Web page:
O’KEEFE: Hang on, then, your dad worked for Angus’ grandfather. How do you like that?

 

PLIBERSEK: Maybe. But, you know, we’re talking about years to come and we’ve got an energy crisis now, so we say one of the first things we should be doing is having a national interest test on our gas reserves, so businesses who rely on gas right now, will be able to get the gas they need.

 

O’KEEFE: Now, on the subject of gas, I mean, you’re talking about our exports of liquefied natural gas, much of which comes from our ocean reserves, the subject of coal seam gas has been incredibly divisive, and I guess in a rural electorate like yours, and I know more so. There does seem to be a body of scientific evidence which suggests that if done well, coal seam gas extraction is efficient, reasonably cheap and can provide great power. Where do you stand on coal seam gas, Angus?

 

TAYLOR: Well Andrew, there are lots of places where we can increase gas supply without threatening the environment. We can do it in Bass Strait, we can do it in the way we liquefy our gas. So we need to look at those sensible solutions, without threatening agricultural land. I think it can absolutely be done, and we can get the balance right. I’ve believed this for many years, it’s absolutely achievable, the numbers are clear, and it’s incumbent on the gas companies, and state governments, to get on with that job.

 

O’KEEFE: OK, so no need for fracking is what you’re saying?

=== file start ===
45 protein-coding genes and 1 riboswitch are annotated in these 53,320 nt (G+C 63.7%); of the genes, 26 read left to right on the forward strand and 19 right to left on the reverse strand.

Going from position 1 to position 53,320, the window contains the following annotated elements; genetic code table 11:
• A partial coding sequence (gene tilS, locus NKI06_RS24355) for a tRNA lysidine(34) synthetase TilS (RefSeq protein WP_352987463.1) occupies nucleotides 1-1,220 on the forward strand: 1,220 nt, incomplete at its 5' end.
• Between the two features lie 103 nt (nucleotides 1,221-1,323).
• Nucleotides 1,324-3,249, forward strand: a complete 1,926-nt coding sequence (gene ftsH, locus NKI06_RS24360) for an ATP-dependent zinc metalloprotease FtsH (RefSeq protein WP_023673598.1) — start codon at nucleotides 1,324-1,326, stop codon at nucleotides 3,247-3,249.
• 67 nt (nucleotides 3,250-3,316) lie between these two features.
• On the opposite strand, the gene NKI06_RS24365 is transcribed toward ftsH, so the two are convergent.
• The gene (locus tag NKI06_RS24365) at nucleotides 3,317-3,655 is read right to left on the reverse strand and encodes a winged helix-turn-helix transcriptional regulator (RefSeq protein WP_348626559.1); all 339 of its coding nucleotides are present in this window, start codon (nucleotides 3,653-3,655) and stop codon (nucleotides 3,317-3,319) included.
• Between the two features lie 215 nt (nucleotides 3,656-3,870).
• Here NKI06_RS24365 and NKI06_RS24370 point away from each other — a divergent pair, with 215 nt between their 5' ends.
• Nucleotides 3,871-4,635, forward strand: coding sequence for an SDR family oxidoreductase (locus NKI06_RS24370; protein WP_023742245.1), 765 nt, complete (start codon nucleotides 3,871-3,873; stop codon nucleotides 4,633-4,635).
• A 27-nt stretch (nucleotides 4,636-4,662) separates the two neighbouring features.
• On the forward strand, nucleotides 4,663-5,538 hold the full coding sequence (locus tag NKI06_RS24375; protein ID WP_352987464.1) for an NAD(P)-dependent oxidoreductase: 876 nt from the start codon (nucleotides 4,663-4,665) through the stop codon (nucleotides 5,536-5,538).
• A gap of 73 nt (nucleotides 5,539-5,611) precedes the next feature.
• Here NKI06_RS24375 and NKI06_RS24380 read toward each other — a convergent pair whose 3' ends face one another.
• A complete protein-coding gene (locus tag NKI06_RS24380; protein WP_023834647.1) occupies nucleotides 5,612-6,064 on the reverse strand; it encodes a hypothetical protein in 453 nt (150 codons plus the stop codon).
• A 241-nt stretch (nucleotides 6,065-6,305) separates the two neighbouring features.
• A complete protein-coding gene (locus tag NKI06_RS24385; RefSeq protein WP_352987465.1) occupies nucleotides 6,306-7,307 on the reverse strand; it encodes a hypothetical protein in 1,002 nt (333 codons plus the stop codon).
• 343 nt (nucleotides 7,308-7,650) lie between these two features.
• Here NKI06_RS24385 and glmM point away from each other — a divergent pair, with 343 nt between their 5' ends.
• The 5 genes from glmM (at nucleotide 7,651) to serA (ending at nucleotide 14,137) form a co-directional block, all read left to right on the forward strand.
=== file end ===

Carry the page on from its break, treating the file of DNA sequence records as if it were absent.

TAYLOR: Well what I’m saying is there’s no need to cause environmental damage.

 

O’KEEFE: Righto. If environmental damage, the avoidance of environmental damage was assured, would Labor support coal seam gas extraction?

 

PLIBERSEK: Well, I find myself agreeing with Angus. I think there’s a lot of conventional gas that we’re not using, because we’re exporting it overseas. People can buy it cheaper overseas than they can buy it Australia.

 

O’KEEFE: That is bad.

 

PLIBERSEK: That is a real problem, isn’t it. So lets have a look at the conventional sources first. And, the agricultural land that the Nationals are worried about, we’re worried about that too, and our beautiful environment, and our water aquifers. We have to be careful of these.

 

O’KEEFE: Yes, absolutely. Now just very quickly to reiterate, your grandfather was Chief Engineer on the Snowy River Scheme.

 

TAYLOR: Yeah, what we’d call Chief Executive.

 

O’KEEFE: Unbelievable. And your dad worked on it.

 

PLIBERSEK: He was a plumber.

 

TAYLOR: To respond to Tanya, I stood at Talbingo dam, where the Prime Minister was yesterday, in the seventies, and he talked through the plans for pump storage in the Snowy - and battery, big battery. This plan has been around for a long, long time, so you know, this is why I am very confident it can be done.

 

O’KEEFE: Thank you very much team.

 

ENDS